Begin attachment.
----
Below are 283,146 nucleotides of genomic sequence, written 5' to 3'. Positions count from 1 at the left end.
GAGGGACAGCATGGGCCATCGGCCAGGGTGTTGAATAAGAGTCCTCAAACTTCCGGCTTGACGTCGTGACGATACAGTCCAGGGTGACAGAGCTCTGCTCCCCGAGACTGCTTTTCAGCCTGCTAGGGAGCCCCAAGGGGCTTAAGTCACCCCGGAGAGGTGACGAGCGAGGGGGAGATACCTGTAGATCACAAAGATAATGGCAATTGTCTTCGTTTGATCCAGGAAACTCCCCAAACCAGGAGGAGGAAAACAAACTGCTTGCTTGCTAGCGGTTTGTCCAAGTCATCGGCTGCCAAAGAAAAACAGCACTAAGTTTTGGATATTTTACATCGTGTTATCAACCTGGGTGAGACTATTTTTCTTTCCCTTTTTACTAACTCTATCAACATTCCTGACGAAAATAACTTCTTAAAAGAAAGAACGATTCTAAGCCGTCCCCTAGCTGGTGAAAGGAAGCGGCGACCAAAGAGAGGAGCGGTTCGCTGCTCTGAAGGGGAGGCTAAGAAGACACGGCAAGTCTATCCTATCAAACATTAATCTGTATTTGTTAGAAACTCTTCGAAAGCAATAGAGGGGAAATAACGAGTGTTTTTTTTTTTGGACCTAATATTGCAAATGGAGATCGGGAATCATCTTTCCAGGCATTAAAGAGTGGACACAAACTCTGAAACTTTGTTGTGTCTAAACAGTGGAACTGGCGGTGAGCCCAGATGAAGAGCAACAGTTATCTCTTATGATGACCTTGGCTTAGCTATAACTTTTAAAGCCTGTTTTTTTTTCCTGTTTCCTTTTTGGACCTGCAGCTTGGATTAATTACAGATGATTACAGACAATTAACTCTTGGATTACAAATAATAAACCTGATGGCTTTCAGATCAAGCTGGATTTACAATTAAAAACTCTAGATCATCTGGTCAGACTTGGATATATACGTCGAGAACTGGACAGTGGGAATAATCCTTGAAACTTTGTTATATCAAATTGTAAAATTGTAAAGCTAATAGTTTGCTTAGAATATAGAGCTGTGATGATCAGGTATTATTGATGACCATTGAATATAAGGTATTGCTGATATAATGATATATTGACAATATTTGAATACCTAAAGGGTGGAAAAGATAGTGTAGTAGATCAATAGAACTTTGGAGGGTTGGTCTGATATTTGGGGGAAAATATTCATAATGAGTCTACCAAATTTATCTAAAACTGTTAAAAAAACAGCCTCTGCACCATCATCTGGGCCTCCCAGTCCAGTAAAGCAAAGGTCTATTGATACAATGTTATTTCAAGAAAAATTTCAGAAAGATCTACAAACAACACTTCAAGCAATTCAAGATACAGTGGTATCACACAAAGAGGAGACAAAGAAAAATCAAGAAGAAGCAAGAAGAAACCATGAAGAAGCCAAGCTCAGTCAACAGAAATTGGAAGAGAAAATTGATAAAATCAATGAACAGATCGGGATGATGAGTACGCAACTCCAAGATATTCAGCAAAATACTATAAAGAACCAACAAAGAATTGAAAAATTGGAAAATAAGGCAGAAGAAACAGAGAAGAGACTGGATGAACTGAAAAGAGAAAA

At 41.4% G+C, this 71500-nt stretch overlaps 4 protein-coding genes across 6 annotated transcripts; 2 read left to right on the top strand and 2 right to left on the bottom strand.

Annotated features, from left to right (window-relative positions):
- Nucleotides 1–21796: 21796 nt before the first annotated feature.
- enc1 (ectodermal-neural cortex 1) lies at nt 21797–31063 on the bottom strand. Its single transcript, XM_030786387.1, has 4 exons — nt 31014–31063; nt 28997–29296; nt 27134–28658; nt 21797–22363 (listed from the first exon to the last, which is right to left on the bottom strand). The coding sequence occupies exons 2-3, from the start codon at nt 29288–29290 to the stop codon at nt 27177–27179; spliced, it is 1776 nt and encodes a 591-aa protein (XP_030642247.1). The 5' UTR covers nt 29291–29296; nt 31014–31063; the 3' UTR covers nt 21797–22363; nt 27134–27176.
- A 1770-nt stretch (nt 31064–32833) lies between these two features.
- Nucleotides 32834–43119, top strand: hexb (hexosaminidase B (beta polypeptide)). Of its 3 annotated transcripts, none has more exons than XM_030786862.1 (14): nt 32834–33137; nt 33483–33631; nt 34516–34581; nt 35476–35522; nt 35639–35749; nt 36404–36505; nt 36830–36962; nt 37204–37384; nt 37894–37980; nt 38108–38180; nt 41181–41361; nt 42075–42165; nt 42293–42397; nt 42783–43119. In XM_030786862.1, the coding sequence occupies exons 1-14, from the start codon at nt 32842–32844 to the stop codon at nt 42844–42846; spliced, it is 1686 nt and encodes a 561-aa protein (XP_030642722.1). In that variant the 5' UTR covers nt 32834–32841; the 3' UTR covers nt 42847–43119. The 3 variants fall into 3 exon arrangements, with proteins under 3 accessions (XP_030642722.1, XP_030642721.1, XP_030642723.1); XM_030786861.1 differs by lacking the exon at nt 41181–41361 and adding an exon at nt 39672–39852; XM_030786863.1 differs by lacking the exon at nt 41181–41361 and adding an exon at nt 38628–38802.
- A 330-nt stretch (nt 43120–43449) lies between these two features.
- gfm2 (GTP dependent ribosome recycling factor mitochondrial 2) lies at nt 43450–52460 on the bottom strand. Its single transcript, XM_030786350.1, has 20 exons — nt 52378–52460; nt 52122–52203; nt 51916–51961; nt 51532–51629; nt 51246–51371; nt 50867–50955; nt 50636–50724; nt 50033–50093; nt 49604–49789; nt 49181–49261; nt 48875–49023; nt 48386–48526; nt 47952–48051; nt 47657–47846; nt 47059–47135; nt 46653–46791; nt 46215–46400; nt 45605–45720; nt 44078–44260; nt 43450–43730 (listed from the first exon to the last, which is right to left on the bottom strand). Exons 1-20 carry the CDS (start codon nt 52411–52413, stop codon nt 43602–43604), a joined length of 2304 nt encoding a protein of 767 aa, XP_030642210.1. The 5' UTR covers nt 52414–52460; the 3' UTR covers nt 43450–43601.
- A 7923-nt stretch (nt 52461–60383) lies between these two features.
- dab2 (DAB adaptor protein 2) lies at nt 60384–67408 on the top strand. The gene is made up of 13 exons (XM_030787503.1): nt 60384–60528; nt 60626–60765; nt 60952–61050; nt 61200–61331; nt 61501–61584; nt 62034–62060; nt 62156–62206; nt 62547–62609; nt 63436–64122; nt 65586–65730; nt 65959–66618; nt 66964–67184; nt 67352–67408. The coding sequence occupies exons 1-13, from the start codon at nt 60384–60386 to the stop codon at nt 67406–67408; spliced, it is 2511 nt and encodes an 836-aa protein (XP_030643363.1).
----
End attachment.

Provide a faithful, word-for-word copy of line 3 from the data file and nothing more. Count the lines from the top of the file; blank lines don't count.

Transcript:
At 41.4% G+C, this 71500-nt stretch overlaps 4 protein-coding genes across 6 annotated transcripts; 2 read left to right on the top strand and 2 right to left on the bottom strand.